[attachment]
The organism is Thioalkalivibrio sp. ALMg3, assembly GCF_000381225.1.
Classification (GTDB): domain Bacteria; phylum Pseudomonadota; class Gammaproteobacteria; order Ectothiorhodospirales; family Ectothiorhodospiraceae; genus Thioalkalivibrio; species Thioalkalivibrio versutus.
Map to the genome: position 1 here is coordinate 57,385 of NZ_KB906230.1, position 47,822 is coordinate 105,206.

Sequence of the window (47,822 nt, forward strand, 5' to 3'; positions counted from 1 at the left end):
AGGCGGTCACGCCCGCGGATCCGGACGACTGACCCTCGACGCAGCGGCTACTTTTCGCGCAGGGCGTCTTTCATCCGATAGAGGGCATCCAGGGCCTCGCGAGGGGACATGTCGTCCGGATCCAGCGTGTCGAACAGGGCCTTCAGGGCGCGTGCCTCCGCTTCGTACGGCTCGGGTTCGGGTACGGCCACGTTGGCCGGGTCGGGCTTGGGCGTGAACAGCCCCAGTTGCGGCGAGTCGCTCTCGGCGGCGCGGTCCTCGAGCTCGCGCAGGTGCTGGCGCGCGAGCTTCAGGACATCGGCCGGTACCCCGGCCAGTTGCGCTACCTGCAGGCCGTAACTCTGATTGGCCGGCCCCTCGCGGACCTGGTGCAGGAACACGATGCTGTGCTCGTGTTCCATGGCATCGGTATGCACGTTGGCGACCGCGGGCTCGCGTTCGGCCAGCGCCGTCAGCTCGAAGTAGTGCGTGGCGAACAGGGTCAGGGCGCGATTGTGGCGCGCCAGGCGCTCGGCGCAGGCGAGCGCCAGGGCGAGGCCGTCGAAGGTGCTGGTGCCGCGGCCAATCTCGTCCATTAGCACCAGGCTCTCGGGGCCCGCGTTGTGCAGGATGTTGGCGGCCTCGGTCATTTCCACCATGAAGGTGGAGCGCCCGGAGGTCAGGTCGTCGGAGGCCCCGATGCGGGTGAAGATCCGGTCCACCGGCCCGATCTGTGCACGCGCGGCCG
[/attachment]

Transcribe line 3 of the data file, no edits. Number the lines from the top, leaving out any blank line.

Map to the genome: position 1 here is coordinate 57,385 of NZ_KB906230.1, position 47,822 is coordinate 105,206.